Friday, December 4, 2009

The Parliament Keynote

As of December 3rd, the fourth modern Parliament of the World's Religions convened in Melbourne, Australia. This year the Parliament has a main theme, "Make a World of Difference: Hearing each other, Healing the earth". But there are also these sub-themes which people were encouraged to consider in their programming.

  • Healing the Earth with Care and Concern
  • Indigenous People
  • Overcoming Poverty in an Unequal World
  • Securing Food and Water for All People
  • Building Peace in the Pursuit of Justice
  • Creating Social Cohesion in Village and City
  • Sharing Wisdom in the Search for Inner Peace
The first Parliament event, the opening Plenary started at 7:30 with a symphony accompanied by a digeridoo. Prof. "Aunt" Joy Murphy Wandin welcomed us to her land by offering virtual gum leaves which signify we are welcome from the tops of the trees to their roots. Then we were welcomed by Prof. David de Kretser, the governor of Victoria, Bill Lesher of the Parliament and the Hon. Laurie Ferguson, MP, and Jennifer Kanis a Melbourne City Councillor. The Australians all thanked and praised the Aboriginal Australians in their remarks which I thought was interesting (esp. given the actual conditions of the Aboriginal peoples of Australia). The Rabbi David Saperstein gave the first keynote. He asked “…..Will we use our wisdom, wealth, knowledge and technology to help nations resolve their differences peacefully – or blow up the world in a nuclear holocaust? To clean up the damage to our environment, preserve the creation God has entrusted to our care, and protect it for generations yet unborn – or despoil and contaminate it? To enhance those freedoms so essential in allowing people to find spiritual fulfillment – or degrade and diminish them? To share God’s wealth equitably and fairly with all God’s children – or to deny justice to the 2 billion of our brothers and sisters living in severe poverty, ignoring the warning of the Talmud 2,000 years ago that the sword enters the world because of justice delayed and justice denied? To use genetic engineering to cure birth defects – or create Hitler’s master race?. He also plugged the Charter for Compassion. Prayers and blessings were offered from Zoroastrian, Hindu, Jain, Buddhist, Sikh, Jewish, Christian, Muslim, Bahai, Aboriginal and Shinto representatives. Dr Sakena Yacoobi of Afghanistan was another of the keynote speakers. In 1995, at the height of the Taliban's reign of terror in Afghanistan, she entered the country secretly with $20,000 of her own money, and opened 80 underground schools, educating 3000 girls. Today, her Afghan Learning Institute has reached 6.8 million women and girls, teaching literacy, hygiene, and how to make an income. Its 480 staff have a budget of $3 million in cash and kind, all donated by individuals. The Taliban did not uncover even one of her schools. "The people of Afghanistan trusted us and protected us because we worked for the grassroots according to culture and tradition." Another notable keynoter was Sri Sri Ravi Shankar "The purpose of religion is to bring enlightenment to the individual, happiness to the society and move from limited individual identity to universality and eventually communion with the Divine. When at a time, these ideals are far from reality, congregations such as this, where people of all faiths gather together, have a great responsibility to ponder on these pressing issues. It is a necessity for the very survival of our planet." He also said "As I was hearing my sister from Afghanistan it was so painful to hear that the nation, a whole generation is suffering from such depression. Palestine, 92% of Palestinians are suffering from depression. $116 billion dollars are being spent on mental health in Europe alone. We need to get out of this vicious circle. You may have good bed, you may have good cars, you may have good jobs, but if you are depressed it is like dressing a corpse. Bringing make-up to your corpse. So we need to attend ot the human values, the human dignity, and how we can elevate the spirit of the individual out of this deep depression, anguish and violence. Let's all brainstorm in this few days that we are here and come up with something concrete that we can take back to every nook and corner of the planet."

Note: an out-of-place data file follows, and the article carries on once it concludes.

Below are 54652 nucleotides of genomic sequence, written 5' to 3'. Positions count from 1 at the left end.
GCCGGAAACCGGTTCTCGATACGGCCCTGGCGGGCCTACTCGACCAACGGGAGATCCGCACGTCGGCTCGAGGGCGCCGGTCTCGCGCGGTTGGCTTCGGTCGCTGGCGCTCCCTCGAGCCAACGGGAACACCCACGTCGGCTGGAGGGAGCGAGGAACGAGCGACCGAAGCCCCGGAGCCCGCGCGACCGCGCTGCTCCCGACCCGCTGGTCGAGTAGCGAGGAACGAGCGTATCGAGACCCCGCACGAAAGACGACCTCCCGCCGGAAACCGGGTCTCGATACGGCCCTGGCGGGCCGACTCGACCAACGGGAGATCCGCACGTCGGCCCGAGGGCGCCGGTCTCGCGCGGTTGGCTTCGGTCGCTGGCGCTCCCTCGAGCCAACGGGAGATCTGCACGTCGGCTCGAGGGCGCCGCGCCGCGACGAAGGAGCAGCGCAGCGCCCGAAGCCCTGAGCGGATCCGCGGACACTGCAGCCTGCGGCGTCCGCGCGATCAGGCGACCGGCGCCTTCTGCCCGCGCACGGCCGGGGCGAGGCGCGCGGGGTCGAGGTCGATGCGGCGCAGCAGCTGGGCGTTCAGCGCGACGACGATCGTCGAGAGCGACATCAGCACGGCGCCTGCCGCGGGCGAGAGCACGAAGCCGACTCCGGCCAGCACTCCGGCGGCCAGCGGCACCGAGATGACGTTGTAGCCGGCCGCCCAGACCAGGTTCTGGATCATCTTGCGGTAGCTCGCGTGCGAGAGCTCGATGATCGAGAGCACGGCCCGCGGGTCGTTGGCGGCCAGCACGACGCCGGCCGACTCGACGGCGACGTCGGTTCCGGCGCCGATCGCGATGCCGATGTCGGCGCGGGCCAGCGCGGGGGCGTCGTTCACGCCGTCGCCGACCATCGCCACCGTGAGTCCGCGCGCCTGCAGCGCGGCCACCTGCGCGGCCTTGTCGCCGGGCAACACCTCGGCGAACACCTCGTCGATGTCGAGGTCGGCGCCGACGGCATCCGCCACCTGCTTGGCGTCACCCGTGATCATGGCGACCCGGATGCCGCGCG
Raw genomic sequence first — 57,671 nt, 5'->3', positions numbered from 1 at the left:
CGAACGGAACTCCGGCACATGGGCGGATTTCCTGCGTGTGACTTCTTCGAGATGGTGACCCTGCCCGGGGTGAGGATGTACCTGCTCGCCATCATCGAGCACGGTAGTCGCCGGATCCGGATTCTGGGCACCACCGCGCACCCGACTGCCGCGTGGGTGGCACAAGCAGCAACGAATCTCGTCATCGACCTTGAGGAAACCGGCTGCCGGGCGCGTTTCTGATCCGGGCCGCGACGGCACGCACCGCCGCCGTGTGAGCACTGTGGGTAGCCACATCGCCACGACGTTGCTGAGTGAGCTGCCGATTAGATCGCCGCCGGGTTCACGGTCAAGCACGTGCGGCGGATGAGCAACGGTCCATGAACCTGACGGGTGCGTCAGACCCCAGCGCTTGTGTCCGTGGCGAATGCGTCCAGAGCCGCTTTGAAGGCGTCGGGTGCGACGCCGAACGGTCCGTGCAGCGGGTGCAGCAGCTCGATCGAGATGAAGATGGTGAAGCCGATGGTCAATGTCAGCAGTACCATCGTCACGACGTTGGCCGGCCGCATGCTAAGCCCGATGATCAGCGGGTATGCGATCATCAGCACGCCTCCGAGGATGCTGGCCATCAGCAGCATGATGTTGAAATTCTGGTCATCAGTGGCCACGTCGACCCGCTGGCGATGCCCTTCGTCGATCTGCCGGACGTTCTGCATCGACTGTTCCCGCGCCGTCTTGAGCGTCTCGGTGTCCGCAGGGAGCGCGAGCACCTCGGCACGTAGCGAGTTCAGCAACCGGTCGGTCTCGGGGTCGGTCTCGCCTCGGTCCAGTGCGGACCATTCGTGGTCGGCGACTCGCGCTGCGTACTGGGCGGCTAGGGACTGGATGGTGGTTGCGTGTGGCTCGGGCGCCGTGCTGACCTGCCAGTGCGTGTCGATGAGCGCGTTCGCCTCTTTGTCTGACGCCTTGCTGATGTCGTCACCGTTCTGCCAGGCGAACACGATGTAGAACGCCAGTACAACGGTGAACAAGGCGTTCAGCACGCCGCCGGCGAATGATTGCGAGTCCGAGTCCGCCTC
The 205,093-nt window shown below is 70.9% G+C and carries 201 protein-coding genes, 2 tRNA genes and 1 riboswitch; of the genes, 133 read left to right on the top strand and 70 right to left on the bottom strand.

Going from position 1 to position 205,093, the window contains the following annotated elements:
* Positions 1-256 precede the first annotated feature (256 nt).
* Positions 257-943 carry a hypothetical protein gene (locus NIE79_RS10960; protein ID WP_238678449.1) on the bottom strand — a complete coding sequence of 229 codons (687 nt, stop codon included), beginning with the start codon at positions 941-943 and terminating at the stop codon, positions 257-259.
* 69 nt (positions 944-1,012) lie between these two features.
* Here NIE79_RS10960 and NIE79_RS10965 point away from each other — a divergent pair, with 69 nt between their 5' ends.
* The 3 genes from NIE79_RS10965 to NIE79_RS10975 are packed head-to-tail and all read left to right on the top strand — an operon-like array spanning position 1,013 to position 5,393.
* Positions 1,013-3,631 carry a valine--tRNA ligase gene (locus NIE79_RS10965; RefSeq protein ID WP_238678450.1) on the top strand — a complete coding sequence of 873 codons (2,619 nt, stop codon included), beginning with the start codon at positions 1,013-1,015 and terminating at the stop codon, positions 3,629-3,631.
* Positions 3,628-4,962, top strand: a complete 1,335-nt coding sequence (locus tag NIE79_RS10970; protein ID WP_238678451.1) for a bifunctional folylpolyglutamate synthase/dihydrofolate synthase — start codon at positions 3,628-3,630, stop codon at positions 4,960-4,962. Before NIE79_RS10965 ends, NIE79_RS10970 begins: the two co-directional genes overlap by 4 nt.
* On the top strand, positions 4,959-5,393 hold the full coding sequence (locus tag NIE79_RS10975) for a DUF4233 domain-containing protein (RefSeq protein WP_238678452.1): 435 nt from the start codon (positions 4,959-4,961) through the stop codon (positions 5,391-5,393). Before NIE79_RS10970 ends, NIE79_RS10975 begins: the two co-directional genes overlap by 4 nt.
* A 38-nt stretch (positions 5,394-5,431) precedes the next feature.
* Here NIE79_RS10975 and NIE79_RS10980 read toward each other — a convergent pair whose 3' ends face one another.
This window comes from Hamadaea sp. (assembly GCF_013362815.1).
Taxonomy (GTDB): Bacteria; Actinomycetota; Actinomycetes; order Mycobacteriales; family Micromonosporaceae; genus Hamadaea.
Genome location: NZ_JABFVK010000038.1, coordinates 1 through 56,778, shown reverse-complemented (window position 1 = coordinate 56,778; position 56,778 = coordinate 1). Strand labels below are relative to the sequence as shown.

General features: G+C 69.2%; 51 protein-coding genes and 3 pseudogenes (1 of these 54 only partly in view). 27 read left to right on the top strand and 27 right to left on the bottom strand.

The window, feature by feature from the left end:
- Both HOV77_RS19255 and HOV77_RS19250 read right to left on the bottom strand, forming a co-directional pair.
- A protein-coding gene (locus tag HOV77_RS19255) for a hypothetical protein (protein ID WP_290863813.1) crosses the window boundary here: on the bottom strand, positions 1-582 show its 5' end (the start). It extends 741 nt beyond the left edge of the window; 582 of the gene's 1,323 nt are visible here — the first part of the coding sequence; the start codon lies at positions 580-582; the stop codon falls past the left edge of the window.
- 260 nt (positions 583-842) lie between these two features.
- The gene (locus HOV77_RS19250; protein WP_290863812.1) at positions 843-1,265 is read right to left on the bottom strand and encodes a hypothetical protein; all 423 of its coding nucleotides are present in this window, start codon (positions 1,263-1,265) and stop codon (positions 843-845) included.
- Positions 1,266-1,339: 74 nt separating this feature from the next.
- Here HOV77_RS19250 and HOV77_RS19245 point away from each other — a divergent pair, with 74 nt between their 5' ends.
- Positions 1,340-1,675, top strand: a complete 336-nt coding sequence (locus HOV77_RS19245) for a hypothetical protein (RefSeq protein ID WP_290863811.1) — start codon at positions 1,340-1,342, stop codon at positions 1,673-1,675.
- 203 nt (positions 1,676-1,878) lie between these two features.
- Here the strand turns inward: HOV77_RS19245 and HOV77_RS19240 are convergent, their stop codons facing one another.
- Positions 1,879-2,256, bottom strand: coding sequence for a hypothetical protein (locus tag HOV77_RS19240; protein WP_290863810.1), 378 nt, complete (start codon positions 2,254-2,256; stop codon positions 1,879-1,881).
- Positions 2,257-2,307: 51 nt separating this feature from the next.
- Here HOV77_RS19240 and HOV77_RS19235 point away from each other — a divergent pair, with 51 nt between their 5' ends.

It was a long, but inspiring opening. Hopefully the coming week will give us "something concrete that we can take back to every nook and corner of the planet."

Rowan Fairgrove
National Interfaith Representative

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